• Unmount the file system using the unmount command
  • Use the resize2fs command as follows:
resize2fs /dev/mapper/myvg-mylv 10G
  • Then, use the lvreduce command as follows:
lvreduce -L 10G /dev/mapper/myvg-mylv

This way, we can reduce the size of the LVM partition and fix the size of the file system to 10 GB.

11. What are the different modes of Network Bonding in Linux?

Below is the list of various modes used in Network Bonding:

  • balance-rr or mode 0: The round-robin mode for fault tolerance and load balancing
  • active-backup or mode 1: Sets the active-backup mode for fault tolerance
  • balance-xor or mode 2: Sets an XOR (exclusive-or) mode for fault tolerance and load balancing
  • broadcast or mode 3: Sets a broadcast mode for fault tolerance. All transmissions are sent on all the slave interfaces
  • 802.3ad or mode 4: Sets an IEEE 802.3ad dynamic link aggregation mode and creates aggregation groups that share the same speed and duplex settings
  • balance-tlb or mode 5: Sets a transmit load balancing (TLB) mode for fault tolerance and load balancing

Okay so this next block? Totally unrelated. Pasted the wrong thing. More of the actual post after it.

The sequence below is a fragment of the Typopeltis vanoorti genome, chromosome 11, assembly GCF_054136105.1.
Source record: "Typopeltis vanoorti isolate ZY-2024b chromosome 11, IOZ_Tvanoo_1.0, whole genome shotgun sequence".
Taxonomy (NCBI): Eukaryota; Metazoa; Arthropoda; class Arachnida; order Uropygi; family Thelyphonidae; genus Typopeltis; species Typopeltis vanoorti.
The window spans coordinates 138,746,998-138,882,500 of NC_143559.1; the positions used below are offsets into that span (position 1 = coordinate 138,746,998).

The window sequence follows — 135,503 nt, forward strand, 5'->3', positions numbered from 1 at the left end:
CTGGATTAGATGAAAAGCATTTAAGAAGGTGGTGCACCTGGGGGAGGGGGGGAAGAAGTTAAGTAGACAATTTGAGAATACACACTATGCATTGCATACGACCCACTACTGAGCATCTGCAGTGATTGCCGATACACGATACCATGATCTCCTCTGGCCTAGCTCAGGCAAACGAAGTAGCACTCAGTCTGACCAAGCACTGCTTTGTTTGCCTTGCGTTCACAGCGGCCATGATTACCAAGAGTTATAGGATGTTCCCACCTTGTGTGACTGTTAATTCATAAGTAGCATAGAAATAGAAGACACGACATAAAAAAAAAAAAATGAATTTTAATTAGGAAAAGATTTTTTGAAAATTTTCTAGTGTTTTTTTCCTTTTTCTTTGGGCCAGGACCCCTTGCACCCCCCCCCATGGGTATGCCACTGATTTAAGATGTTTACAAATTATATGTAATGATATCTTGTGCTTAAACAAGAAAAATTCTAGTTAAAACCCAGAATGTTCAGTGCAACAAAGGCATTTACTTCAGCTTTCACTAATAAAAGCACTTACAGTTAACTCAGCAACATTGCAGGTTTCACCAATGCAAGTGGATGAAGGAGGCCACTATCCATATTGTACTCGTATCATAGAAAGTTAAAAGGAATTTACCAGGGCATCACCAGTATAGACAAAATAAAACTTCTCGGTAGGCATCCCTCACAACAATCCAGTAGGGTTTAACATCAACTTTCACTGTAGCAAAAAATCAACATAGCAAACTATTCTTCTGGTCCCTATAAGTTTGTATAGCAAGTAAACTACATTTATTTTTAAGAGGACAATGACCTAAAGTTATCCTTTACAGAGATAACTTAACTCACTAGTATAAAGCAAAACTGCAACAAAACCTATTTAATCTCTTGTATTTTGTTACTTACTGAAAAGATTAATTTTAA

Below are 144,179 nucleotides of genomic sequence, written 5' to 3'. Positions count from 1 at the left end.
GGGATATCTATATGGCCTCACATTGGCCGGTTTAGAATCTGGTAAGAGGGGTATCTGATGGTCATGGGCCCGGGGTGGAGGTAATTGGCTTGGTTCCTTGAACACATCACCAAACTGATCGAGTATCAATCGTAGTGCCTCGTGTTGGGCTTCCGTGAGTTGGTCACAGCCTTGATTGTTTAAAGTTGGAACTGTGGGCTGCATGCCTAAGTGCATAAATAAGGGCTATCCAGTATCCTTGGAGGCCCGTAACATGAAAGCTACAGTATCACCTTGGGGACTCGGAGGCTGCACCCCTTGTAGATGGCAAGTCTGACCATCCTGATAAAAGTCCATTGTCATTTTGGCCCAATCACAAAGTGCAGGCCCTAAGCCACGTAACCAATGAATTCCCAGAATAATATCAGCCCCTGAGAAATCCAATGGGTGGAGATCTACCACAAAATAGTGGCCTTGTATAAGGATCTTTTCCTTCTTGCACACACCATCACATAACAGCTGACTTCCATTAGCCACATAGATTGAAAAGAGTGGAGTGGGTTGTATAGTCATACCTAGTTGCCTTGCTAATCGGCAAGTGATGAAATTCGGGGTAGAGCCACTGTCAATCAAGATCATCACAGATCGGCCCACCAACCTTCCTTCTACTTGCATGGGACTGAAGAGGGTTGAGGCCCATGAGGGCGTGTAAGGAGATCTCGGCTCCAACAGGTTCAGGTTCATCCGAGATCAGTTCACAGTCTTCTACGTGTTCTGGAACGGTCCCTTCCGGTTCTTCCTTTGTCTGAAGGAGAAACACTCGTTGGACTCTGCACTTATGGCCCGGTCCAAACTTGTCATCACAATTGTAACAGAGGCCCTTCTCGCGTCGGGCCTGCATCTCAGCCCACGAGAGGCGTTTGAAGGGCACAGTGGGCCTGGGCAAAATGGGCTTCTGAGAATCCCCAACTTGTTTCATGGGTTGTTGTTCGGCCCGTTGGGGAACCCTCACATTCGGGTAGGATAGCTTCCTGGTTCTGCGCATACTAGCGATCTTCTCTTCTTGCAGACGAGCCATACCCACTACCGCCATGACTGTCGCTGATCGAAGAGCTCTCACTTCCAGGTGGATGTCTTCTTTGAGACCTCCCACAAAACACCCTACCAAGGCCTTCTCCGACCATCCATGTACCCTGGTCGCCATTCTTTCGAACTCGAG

• balance-alb or mode 6: Sets an active load balancing (ALB) mode for fault tolerance and load balancing

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12. How to check and verify the status of the bond interface?

Using the following command, we can check which mode is enabled and what LAN cards are used in this bond:

cat /proc/net/bonding/bond0

In this example, we have a single bond interface. However, we can have multiple bond interfaces like bond1, bond2, and so on.

13. Do you know the Maximum length (in bytes) of the filename in Linux?

The maximum length of a filename is 255 bytes. In this filename, the pathname is not included, so the total length of the pathname and filename may easily surpass 255 characters.

14. What are the two different kinds of Linux User Modes?

The following are the two types of Linux user modes:

15. What is Hard Link?

In Linux, Hard links can be defined as another name for an already existing file. For each file, we can generate an unlimited number of hard links. They have the ability to generate links for other hard connections. We can use the `Is-I` command to find out the total number of hard links in a file. And we can create Hard links using the following command: